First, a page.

Microsoft’s ‘Bing for Jobs’ Explained

In 2017, Google launched Google for Jobs to change the way people conduct their online job search. It was a revolutionary moment and opened the eyes of other dominant players in the tech space. After years of development and refinement, a platform was available to aggregate, optimize, and present job data, all from within the world’s most powerful search engine window. 

Five years later, Google for Jobs is marching ahead, consistently issuing updates to upgrade the user experience and supply even more jobs for users to see. But was Google destined to be the only player in this new AI-powered job search market space? Of course not. Google has company from the likes of Facebook with Facebook, Twitter working on its job search tool, and Microsoft with Bing for Jobs. 

Microsoft’s Bing for Jobs – What Makes it Tick?

While Google for Jobs garnered much of the spotlight when it was launched back in 2017, Microsoft was steadfast in launching its own AI-powered job search tool; Bing for Jobs was online just six months after Google for Jobs launched. Even before the launch of Bing for Jobs, Microsoft had purchased Linkedin, one of the world’s largest professionally networking sites that free and sponsored job posts. It is estimated that Linkedin has 15+ million open job positions, which would serve as the core source for Bing for Jobs’ listings.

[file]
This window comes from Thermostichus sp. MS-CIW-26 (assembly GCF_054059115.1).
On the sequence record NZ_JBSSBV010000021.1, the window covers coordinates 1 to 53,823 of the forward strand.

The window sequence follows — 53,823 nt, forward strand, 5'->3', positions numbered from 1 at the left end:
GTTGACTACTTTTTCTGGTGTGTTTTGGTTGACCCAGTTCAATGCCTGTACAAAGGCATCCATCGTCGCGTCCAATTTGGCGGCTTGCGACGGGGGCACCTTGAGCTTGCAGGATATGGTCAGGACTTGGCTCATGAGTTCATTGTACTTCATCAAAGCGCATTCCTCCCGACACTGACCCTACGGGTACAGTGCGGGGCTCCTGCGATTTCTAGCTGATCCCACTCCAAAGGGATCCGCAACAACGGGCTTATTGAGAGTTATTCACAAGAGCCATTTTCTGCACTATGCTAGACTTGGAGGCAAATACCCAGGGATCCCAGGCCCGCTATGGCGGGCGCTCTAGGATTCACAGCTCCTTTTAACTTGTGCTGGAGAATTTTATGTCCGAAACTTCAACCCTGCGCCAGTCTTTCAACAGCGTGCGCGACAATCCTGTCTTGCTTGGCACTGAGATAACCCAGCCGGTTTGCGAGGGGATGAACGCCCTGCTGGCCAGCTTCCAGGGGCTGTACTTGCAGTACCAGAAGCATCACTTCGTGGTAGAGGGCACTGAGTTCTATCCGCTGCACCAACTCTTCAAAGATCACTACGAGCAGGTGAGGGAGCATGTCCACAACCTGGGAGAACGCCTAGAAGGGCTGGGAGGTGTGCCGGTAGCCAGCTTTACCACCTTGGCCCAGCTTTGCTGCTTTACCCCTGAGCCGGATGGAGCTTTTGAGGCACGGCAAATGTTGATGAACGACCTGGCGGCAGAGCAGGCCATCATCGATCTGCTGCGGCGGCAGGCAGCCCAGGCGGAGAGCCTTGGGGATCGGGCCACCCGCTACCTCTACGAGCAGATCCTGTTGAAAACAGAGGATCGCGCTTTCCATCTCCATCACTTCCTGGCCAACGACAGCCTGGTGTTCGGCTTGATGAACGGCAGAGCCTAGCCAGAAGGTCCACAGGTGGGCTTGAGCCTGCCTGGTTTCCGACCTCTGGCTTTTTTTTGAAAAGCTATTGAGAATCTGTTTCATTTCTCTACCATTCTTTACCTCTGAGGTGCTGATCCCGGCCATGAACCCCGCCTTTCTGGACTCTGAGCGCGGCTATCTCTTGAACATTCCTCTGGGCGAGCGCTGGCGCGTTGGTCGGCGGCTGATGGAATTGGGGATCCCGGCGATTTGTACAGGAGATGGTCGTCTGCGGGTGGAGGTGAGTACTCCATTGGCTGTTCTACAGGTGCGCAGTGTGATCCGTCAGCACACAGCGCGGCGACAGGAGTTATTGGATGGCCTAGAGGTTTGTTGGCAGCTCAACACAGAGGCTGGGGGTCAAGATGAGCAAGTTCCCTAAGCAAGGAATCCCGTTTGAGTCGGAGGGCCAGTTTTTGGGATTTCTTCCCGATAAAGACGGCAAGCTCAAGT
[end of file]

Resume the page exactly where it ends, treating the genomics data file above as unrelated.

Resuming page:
Google is still the world’s most dominant search engine, as its name is synonymous with search. Google accounts for over 87% of the searches in the US (as of December 2021); that being said, Bing is no slouch, coming in 2nd place to Google with over 6.3% of the United States search engine market share. 

Much like Google for Jobs, when a user searches for “software developer” or “content writer” in the Bing search console, a search result box populates at the top of the page, listing jobs curated for the Bing window. There’s even some badging and language within the search result box that explains where the job is sourced from, whether Microsoft-owned Linkedin or the popular hourly work marketplace, Snagajob.  

If we were to compare the AI-powered job search market as it is now to the space race of the 1950s and 1960s, we’re barely at the point of refining the rocket fuel. These platforms will all be racing to source the most jobs and present those open positions to the right talent. While Google for Jobs has the lead, the race is far from over, and platforms like Bing for Jobs will be aiming for the stars as well, with no intention of letting up.

If you found this blog interesting, please read our accompanying article “Sponsored Job Posts (CPC) – The Pros & Cons

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bing for jobs, Microsoft’s ‘Bing for Jobs’ Explained